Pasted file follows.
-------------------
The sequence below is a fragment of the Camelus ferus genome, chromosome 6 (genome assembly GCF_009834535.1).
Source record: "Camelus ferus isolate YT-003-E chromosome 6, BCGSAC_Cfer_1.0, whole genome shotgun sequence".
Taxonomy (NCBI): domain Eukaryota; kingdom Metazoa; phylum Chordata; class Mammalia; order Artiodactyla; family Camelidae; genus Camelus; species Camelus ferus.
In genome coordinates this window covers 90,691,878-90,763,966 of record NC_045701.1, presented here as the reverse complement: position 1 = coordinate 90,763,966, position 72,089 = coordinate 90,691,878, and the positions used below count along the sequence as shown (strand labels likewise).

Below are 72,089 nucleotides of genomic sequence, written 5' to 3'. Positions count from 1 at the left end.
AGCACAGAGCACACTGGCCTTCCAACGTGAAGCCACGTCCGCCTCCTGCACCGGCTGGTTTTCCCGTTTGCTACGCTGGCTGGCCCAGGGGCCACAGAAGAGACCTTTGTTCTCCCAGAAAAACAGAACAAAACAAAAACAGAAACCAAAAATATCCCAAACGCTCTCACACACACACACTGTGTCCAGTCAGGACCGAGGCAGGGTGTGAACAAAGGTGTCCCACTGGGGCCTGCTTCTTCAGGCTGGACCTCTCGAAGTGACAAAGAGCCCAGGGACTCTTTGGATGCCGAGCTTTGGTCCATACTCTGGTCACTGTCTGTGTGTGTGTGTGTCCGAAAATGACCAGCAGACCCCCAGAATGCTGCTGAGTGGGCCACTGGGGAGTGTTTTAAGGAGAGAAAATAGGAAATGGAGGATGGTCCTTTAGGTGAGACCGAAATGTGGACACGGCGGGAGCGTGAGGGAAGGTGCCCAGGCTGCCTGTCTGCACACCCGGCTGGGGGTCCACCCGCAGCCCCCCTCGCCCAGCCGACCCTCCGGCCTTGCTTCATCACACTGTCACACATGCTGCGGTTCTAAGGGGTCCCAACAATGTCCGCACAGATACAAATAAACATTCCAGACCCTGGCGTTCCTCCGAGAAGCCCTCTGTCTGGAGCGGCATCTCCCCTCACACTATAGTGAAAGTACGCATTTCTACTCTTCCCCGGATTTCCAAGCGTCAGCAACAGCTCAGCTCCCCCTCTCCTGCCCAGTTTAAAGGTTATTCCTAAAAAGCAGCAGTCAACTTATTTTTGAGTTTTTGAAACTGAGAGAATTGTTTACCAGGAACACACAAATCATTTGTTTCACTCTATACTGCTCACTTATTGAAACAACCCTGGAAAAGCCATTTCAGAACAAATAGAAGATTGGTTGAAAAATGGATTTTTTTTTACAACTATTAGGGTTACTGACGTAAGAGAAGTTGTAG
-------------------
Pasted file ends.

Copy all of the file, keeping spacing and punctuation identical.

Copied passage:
The sequence below is a fragment of the Camelus ferus genome, chromosome 6 (genome assembly GCF_009834535.1).
Source record: "Camelus ferus isolate YT-003-E chromosome 6, BCGSAC_Cfer_1.0, whole genome shotgun sequence".
Taxonomy (NCBI): domain Eukaryota; kingdom Metazoa; phylum Chordata; class Mammalia; order Artiodactyla; family Camelidae; genus Camelus; species Camelus ferus.
In genome coordinates this window covers 90,691,878-90,763,966 of record NC_045701.1, presented here as the reverse complement: position 1 = coordinate 90,763,966, position 72,089 = coordinate 90,691,878, and the positions used below count along the sequence as shown (strand labels likewise).

Below are 72,089 nucleotides of genomic sequence, written 5' to 3'. Positions count from 1 at the left end.
AGCACAGAGCACACTGGCCTTCCAACGTGAAGCCACGTCCGCCTCCTGCACCGGCTGGTTTTCCCGTTTGCTACGCTGGCTGGCCCAGGGGCCACAGAAGAGACCTTTGTTCTCCCAGAAAAACAGAACAAAACAAAAACAGAAACCAAAAATATCCCAAACGCTCTCACACACACACACTGTGTCCAGTCAGGACCGAGGCAGGGTGTGAACAAAGGTGTCCCACTGGGGCCTGCTTCTTCAGGCTGGACCTCTCGAAGTGACAAAGAGCCCAGGGACTCTTTGGATGCCGAGCTTTGGTCCATACTCTGGTCACTGTCTGTGTGTGTGTGTGTCCGAAAATGACCAGCAGACCCCCAGAATGCTGCTGAGTGGGCCACTGGGGAGTGTTTTAAGGAGAGAAAATAGGAAATGGAGGATGGTCCTTTAGGTGAGACCGAAATGTGGACACGGCGGGAGCGTGAGGGAAGGTGCCCAGGCTGCCTGTCTGCACACCCGGCTGGGGGTCCACCCGCAGCCCCCCTCGCCCAGCCGACCCTCCGGCCTTGCTTCATCACACTGTCACACATGCTGCGGTTCTAAGGGGTCCCAACAATGTCCGCACAGATACAAATAAACATTCCAGACCCTGGCGTTCCTCCGAGAAGCCCTCTGTCTGGAGCGGCATCTCCCCTCACACTATAGTGAAAGTACGCATTTCTACTCTTCCCCGGATTTCCAAGCGTCAGCAACAGCTCAGCTCCCCCTCTCCTGCCCAGTTTAAAGGTTATTCCTAAAAAGCAGCAGTCAACTTATTTTTGAGTTTTTGAAACTGAGAGAATTGTTTACCAGGAACACACAAATCATTTGTTTCACTCTATACTGCTCACTTATTGAAACAACCCTGGAAAAGCCATTTCAGAACAAATAGAAGATTGGTTGAAAAATGGATTTTTTTTTACAACTATTAGGGTTACTGACGTAAGAGAAGTTGTAG